Dubbel is a thing, again, but why? Because while it emerged within Belgium, it is a product of the insular yet brewing-aware, trans-national character of the Trappist order. Just as Trappist cheese assumed a common identity in Trappist monasteries regardless of country based on the Port Salut model, so has beer.
Tripel, the extra-strong aromatic blonde beer devised by Westmalle in 1934, was the last big innovation. The older dubbel style, common to most of the original Trappist group, stretched back to Dieulouard Abbey’s double beer, which in turn issued from the heyday of English monastic brewing before 1600.
Dieulouard’s beer was brown, strong, well-conditioned, and traveled well – it did not go sour. Trappist dubbel is brown, strong, well-conditioned, and not sour.
Those who might think this an over-estimation of the importance of a long-disappeared abbey brewery in France might ponder this statement of T. Leo Almond in 1895 in the Downside Review, Volume 14. He was a member of Ampleforth Abbey, successor in England to Dieulouard:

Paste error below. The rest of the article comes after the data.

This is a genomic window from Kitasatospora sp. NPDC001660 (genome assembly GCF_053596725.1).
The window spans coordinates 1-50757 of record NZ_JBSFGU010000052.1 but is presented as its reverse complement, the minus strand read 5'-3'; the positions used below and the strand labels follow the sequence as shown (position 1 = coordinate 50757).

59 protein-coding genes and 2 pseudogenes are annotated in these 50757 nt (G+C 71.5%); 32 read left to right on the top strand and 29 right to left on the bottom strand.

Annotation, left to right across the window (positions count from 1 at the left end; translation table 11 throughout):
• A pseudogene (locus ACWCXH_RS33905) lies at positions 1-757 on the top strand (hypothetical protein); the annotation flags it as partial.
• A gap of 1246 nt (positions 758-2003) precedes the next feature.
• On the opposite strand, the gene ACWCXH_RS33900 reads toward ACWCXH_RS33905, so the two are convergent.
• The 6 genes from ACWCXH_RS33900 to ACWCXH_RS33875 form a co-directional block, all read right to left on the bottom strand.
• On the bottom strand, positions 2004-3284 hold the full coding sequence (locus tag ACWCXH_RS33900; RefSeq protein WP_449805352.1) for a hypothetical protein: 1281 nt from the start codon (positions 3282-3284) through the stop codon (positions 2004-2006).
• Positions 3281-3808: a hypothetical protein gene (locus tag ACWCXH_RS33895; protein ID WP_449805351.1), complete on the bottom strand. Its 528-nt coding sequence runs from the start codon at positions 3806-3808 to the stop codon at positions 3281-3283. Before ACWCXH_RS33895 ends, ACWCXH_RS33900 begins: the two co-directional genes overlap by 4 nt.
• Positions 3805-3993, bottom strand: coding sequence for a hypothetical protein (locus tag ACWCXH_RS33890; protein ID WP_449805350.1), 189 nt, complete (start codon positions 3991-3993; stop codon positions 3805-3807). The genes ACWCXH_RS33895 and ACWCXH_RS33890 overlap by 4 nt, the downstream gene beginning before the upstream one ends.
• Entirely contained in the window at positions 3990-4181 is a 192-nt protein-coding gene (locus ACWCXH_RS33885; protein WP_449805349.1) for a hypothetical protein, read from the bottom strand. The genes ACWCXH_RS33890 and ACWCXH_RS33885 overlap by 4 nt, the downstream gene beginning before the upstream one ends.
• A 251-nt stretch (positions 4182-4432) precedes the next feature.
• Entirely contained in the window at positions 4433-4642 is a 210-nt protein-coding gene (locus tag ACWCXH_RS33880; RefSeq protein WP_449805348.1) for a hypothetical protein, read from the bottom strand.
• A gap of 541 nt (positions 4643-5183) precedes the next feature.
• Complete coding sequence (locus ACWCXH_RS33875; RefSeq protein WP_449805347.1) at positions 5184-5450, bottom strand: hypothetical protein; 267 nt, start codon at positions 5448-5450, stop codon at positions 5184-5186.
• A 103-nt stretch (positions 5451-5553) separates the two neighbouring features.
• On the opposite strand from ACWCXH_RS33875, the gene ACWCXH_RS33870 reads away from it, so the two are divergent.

Not only were the community the foremost brewers of Lorraine, with a monopoly for the supply of the ducal court, but they were actually the introducers of the hop into Lorraine, thus founding one of its principal industries. This strikes us as a unique episode in monastic history, far more important than the invention of a liqueur [no doubt Benedictine liqueur is meant here], which seems by some fatality to be a monastic privilege … I really think we have established a claim to some monumental recognition by France of the services of our Congregation.
In light of this high regard shown for the achievements of the Dieulouard brewery, it is impossible that monks in Belgium, a mere generation or so after Dieulouard was suppressed by the French Revolution, would not have been aware of its status as a monastic brewing star and sought to emulate its very special double beer.
Note re image above: the first image shown, of old Diest, was sourced from the auction and vending site www.delacampe.net, here. The second, of a secular brewery in Mechelen, was sourced here. Both are believed available for educational and historical use. All feedback welcomed.